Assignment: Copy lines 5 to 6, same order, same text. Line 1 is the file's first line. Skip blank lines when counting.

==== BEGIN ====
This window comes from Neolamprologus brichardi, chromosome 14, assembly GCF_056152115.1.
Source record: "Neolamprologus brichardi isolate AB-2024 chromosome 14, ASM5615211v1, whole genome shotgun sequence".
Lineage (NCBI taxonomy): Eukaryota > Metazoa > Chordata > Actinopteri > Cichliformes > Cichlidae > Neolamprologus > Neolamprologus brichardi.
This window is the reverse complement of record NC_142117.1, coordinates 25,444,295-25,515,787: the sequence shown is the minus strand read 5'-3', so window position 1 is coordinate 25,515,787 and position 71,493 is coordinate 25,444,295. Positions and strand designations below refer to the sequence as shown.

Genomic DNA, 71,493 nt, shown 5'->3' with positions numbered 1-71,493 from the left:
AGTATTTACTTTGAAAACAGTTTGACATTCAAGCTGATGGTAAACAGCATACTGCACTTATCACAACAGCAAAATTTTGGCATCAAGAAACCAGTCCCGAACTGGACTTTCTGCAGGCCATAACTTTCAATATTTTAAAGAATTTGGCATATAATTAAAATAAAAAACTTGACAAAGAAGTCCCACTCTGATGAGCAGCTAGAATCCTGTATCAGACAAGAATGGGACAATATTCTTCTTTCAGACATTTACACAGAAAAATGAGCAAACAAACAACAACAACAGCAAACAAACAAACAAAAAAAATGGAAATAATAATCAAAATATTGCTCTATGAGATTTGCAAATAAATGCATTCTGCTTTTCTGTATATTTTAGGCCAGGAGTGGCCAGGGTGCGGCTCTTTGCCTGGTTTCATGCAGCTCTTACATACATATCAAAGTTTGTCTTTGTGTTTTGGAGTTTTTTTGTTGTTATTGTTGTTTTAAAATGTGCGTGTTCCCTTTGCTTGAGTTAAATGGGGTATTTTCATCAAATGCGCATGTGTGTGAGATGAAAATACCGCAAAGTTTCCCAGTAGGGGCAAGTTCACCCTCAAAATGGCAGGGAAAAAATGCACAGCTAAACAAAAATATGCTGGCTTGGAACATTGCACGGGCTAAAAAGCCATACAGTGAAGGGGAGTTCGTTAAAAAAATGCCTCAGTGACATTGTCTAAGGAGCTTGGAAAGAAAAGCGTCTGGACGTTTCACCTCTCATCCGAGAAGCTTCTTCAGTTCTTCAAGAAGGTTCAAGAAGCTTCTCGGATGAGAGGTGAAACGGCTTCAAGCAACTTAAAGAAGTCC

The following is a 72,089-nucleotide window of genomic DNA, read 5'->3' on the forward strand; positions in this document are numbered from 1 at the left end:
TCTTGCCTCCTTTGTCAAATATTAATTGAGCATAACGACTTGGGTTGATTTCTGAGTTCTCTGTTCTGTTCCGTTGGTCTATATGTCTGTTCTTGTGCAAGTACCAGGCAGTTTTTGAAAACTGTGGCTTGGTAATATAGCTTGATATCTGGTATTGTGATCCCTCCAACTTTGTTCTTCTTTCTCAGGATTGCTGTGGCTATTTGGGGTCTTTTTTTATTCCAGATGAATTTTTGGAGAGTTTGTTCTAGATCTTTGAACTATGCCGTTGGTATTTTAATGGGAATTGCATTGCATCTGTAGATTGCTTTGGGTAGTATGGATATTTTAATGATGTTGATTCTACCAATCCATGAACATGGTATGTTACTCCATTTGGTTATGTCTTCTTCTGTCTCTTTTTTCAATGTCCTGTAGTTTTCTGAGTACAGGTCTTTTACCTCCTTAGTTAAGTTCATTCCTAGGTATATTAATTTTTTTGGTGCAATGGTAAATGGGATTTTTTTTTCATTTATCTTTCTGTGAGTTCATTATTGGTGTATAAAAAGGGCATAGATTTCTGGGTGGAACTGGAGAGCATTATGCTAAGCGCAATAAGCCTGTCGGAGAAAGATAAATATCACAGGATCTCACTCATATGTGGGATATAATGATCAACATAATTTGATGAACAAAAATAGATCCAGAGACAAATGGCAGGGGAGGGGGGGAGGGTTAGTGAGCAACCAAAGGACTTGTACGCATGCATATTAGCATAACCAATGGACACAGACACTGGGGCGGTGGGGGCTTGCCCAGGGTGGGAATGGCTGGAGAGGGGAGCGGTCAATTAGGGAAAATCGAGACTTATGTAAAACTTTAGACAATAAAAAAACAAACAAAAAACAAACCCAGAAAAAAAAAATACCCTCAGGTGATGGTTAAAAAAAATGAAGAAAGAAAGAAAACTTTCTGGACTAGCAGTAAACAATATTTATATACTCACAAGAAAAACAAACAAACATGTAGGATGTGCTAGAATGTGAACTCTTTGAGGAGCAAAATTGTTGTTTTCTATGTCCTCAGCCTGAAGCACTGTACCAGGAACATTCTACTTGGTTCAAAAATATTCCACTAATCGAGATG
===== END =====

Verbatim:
Genomic DNA, 71,493 nt, shown 5'->3' with positions numbered 1-71,493 from the left:
AGTATTTACTTTGAAAACAGTTTGACATTCAAGCTGATGGTAAACAGCATACTGCACTTATCACAACAGCAAAATTTTGGCATCAAGAAACCAGTCCCGAACTGGACTTTCTGCAGGCCATAACTTTCAATATTTTAAAGAATTTGGCATATAATTAAAATAAAAAACTTGACAAAGAAGTCCCACTCTGATGAGCAGCTAGAATCCTGTATCAGACAAGAATGGGACAATATTCTTCTTTCAGACATTTACACAGAAAAATGAGCAAACAAACAACAACAACAGCAAACAAACAAACAAAAAAAATGGAAATAATAATCAAAATATTGCTCTATGAGATTTGCAAATAAATGCATTCTGCTTTTCTGTATATTTTAGGCCAGGAGTGGCCAGGGTGCGGCTCTTTGCCTGGTTTCATGCAGCTCTTACATACATATCAAAGTTTGTCTTTGTGTTTTGGAGTTTTTTTGTTGTTATTGTTGTTTTAAAATGTGCGTGTTCCCTTTGCTTGAGTTAAATGGGGTATTTTCATCAAATGCGCATGTGTGTGAGATGAAAATACCGCAAAGTTTCCCAGTAGGGGCAAGTTCACCCTCAAAATGGCAGGGAAAAAATGCACAGCTAAACAAAAATATGCTGGCTTGGAACATTGCACGGGCTAAAAAGCCATACAGTGAAGGGGAGTTCGTTAAAAAAATGCCTCAGTGACATTGTCTAAGGAGCTTGGAAAGAAAAGCGTCTGGACGTTTCACCTCTCATCCGAGAAGCTTCTTCAGTTCTTCAAGAAGGTTCAAGAAGCTTCTCGGATGAGAGGTGAAACGGCTTCAAGCAACTTAAAGAAGTCC